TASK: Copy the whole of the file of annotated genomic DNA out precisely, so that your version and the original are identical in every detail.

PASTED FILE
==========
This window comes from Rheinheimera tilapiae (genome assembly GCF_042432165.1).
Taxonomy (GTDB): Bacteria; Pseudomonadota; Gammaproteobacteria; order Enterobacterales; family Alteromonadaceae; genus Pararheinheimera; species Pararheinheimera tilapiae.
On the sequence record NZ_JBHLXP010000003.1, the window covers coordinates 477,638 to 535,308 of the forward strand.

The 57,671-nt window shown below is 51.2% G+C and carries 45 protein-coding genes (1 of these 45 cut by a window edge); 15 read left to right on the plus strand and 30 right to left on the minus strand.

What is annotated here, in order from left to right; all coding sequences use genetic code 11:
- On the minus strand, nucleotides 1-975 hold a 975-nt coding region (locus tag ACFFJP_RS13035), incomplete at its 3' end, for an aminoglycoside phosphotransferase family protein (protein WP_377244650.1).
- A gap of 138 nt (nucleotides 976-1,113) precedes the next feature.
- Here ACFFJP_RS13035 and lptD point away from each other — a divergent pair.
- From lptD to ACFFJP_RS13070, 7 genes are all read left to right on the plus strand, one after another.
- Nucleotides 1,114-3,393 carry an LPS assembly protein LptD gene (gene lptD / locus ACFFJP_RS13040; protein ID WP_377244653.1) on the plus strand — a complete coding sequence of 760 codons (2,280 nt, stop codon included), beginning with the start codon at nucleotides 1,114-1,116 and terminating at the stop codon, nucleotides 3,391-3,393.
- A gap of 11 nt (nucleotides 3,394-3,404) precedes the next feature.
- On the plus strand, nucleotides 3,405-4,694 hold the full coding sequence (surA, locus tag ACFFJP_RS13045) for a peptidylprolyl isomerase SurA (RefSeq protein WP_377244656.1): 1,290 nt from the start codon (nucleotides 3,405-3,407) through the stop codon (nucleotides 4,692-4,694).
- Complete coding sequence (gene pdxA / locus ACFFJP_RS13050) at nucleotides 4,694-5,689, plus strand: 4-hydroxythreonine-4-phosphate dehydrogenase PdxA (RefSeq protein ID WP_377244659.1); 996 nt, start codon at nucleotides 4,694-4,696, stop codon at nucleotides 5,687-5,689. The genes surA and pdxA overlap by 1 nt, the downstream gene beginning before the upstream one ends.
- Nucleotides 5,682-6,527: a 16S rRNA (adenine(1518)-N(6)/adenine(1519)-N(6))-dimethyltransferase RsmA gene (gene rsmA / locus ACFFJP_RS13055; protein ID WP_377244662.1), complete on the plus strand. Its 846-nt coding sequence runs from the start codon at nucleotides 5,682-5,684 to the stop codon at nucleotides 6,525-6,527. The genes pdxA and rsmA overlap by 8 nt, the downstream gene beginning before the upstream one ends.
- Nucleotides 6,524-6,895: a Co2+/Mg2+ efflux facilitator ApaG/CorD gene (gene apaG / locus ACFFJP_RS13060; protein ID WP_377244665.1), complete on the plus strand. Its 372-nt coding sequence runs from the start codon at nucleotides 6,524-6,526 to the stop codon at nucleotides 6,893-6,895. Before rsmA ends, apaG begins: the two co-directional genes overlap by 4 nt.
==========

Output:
This window comes from Rheinheimera tilapiae (genome assembly GCF_042432165.1).
Taxonomy (GTDB): Bacteria; Pseudomonadota; Gammaproteobacteria; order Enterobacterales; family Alteromonadaceae; genus Pararheinheimera; species Pararheinheimera tilapiae.
On the sequence record NZ_JBHLXP010000003.1, the window covers coordinates 477,638 to 535,308 of the forward strand.

The 57,671-nt window shown below is 51.2% G+C and carries 45 protein-coding genes (1 of these 45 cut by a window edge); 15 read left to right on the plus strand and 30 right to left on the minus strand.

What is annotated here, in order from left to right; all coding sequences use genetic code 11:
- On the minus strand, nucleotides 1-975 hold a 975-nt coding region (locus tag ACFFJP_RS13035), incomplete at its 3' end, for an aminoglycoside phosphotransferase family protein (protein WP_377244650.1).
- A gap of 138 nt (nucleotides 976-1,113) precedes the next feature.
- Here ACFFJP_RS13035 and lptD point away from each other — a divergent pair.
- From lptD to ACFFJP_RS13070, 7 genes are all read left to right on the plus strand, one after another.
- Nucleotides 1,114-3,393 carry an LPS assembly protein LptD gene (gene lptD / locus ACFFJP_RS13040; protein ID WP_377244653.1) on the plus strand — a complete coding sequence of 760 codons (2,280 nt, stop codon included), beginning with the start codon at nucleotides 1,114-1,116 and terminating at the stop codon, nucleotides 3,391-3,393.
- A gap of 11 nt (nucleotides 3,394-3,404) precedes the next feature.
- On the plus strand, nucleotides 3,405-4,694 hold the full coding sequence (surA, locus tag ACFFJP_RS13045) for a peptidylprolyl isomerase SurA (RefSeq protein WP_377244656.1): 1,290 nt from the start codon (nucleotides 3,405-3,407) through the stop codon (nucleotides 4,692-4,694).
- Complete coding sequence (gene pdxA / locus ACFFJP_RS13050) at nucleotides 4,694-5,689, plus strand: 4-hydroxythreonine-4-phosphate dehydrogenase PdxA (RefSeq protein ID WP_377244659.1); 996 nt, start codon at nucleotides 4,694-4,696, stop codon at nucleotides 5,687-5,689. The genes surA and pdxA overlap by 1 nt, the downstream gene beginning before the upstream one ends.
- Nucleotides 5,682-6,527: a 16S rRNA (adenine(1518)-N(6)/adenine(1519)-N(6))-dimethyltransferase RsmA gene (gene rsmA / locus ACFFJP_RS13055; protein ID WP_377244662.1), complete on the plus strand. Its 846-nt coding sequence runs from the start codon at nucleotides 5,682-5,684 to the stop codon at nucleotides 6,525-6,527. The genes pdxA and rsmA overlap by 8 nt, the downstream gene beginning before the upstream one ends.
- Nucleotides 6,524-6,895: a Co2+/Mg2+ efflux facilitator ApaG/CorD gene (gene apaG / locus ACFFJP_RS13060; protein ID WP_377244665.1), complete on the plus strand. Its 372-nt coding sequence runs from the start codon at nucleotides 6,524-6,526 to the stop codon at nucleotides 6,893-6,895. Before rsmA ends, apaG begins: the two co-directional genes overlap by 4 nt.